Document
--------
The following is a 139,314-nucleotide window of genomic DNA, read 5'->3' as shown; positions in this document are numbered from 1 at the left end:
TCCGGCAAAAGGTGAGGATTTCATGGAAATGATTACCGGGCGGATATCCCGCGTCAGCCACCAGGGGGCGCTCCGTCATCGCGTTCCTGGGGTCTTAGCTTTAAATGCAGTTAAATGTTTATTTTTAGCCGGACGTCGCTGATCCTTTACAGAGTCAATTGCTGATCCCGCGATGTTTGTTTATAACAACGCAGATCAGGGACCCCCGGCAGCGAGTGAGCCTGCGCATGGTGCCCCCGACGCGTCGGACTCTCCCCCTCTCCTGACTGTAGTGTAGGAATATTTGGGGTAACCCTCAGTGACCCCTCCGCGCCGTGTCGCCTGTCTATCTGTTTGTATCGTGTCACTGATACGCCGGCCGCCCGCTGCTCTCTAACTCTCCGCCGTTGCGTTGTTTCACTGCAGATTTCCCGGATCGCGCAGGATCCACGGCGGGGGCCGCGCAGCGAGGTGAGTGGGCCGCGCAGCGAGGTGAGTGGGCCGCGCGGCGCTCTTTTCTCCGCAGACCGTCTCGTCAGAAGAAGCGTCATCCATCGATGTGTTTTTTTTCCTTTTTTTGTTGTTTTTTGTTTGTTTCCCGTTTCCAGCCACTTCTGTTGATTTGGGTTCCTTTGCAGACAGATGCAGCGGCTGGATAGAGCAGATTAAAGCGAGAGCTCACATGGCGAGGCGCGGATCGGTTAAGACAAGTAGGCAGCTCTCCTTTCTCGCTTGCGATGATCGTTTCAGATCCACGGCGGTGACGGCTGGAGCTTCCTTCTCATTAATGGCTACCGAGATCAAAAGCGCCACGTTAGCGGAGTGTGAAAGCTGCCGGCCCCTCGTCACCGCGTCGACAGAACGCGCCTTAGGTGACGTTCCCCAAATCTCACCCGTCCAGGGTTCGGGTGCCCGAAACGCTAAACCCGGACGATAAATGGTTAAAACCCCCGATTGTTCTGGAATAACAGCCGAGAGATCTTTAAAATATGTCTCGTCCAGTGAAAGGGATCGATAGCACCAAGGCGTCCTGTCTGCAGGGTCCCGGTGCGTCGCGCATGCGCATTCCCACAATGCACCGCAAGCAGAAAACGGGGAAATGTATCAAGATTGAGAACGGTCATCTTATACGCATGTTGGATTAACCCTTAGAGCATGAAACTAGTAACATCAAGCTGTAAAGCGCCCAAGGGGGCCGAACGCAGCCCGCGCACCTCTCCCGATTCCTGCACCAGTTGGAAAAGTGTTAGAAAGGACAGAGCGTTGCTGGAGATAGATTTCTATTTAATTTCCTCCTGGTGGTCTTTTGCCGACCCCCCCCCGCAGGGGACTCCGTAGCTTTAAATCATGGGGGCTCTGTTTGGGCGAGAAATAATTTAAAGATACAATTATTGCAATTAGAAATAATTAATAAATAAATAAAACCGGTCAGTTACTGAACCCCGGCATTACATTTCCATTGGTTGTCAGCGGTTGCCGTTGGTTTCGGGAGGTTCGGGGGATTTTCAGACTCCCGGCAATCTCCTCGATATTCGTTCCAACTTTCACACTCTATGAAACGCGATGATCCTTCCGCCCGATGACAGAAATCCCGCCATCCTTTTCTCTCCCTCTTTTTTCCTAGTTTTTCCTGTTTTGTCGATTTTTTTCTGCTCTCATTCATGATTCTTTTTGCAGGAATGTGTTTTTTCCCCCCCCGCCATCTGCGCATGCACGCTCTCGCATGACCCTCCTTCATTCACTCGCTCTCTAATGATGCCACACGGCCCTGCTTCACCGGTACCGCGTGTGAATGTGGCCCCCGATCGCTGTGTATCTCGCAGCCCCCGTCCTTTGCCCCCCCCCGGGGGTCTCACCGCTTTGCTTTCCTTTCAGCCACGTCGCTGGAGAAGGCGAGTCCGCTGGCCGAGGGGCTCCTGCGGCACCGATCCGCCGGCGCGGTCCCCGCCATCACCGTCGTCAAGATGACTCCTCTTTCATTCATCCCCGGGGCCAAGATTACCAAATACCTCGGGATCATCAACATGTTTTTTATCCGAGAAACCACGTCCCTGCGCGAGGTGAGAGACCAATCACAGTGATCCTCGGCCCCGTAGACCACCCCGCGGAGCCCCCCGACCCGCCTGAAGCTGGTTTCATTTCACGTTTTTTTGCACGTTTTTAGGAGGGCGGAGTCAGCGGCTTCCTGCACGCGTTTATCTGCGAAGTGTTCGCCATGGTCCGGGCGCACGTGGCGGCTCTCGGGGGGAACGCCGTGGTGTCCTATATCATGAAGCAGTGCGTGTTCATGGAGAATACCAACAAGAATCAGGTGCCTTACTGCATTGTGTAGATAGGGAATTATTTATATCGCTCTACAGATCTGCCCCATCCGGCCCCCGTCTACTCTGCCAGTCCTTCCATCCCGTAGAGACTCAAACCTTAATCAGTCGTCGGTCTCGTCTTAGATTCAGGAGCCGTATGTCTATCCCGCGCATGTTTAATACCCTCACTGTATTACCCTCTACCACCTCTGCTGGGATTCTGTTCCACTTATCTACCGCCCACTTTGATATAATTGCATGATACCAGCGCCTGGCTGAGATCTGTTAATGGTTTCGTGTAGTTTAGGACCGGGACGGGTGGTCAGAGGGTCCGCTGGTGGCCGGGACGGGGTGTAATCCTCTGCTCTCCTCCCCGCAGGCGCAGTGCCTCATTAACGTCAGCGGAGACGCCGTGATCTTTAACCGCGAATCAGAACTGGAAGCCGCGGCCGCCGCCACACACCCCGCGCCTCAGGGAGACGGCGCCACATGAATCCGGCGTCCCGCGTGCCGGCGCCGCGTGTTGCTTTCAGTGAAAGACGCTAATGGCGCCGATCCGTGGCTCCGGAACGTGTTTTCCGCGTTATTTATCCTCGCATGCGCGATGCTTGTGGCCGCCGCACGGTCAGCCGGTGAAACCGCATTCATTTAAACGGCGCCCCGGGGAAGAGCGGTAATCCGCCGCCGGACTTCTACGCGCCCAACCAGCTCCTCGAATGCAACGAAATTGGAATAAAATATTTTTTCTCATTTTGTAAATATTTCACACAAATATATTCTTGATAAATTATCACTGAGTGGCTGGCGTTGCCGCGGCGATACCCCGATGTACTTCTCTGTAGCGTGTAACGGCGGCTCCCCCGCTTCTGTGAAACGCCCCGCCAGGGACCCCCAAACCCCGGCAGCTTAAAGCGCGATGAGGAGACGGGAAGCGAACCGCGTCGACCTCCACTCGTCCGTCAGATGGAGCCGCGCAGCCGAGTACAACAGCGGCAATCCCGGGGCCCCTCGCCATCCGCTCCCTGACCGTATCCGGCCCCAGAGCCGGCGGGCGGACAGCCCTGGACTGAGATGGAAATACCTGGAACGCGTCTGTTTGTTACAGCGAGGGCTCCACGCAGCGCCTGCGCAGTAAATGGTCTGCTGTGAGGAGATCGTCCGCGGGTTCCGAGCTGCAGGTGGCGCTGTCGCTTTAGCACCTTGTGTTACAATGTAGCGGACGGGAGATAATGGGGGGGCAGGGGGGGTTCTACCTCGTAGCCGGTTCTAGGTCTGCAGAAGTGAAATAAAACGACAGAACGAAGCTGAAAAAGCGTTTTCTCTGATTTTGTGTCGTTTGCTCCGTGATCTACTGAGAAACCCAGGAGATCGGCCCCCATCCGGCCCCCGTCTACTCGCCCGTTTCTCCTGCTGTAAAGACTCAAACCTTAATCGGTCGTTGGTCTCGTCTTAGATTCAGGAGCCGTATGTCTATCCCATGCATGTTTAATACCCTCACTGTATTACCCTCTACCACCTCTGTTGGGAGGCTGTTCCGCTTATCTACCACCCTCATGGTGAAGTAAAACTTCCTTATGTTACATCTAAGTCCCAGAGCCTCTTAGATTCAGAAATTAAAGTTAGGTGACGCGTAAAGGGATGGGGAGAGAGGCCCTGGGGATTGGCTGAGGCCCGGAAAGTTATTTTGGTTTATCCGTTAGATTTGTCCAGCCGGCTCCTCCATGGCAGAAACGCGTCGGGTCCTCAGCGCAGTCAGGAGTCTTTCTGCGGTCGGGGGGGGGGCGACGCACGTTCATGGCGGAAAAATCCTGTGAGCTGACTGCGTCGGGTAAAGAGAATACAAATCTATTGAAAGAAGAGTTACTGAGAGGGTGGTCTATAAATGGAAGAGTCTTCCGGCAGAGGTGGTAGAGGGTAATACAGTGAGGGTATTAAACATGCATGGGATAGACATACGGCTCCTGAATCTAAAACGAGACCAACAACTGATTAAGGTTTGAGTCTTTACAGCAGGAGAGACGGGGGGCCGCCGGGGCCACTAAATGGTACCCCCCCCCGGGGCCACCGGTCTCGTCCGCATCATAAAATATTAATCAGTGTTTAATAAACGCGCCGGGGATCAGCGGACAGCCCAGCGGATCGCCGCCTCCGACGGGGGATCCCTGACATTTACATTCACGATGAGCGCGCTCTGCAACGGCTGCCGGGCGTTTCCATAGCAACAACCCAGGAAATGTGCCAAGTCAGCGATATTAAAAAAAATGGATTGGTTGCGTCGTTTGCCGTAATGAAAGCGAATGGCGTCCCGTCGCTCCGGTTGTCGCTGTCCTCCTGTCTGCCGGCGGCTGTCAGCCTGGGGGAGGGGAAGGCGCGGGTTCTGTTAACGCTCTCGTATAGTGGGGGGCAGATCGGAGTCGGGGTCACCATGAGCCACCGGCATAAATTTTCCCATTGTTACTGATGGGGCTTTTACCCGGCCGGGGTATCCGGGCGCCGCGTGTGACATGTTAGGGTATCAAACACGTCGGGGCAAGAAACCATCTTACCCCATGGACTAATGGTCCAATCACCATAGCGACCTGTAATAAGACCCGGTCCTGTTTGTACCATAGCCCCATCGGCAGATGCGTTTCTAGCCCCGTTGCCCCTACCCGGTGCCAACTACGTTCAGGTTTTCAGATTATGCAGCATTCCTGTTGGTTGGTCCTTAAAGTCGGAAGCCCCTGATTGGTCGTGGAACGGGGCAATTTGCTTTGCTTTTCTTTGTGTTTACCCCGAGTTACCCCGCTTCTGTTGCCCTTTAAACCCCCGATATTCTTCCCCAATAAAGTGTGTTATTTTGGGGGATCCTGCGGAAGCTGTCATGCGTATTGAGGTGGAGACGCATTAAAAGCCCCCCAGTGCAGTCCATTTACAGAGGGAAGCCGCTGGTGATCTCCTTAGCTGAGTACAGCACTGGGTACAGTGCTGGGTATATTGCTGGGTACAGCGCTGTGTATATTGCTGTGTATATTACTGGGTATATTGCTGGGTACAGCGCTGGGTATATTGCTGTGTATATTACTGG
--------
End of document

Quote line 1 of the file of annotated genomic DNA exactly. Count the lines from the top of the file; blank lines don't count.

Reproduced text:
The following is a 139,314-nucleotide window of genomic DNA, read 5'->3' as shown; positions in this document are numbered from 1 at the left end: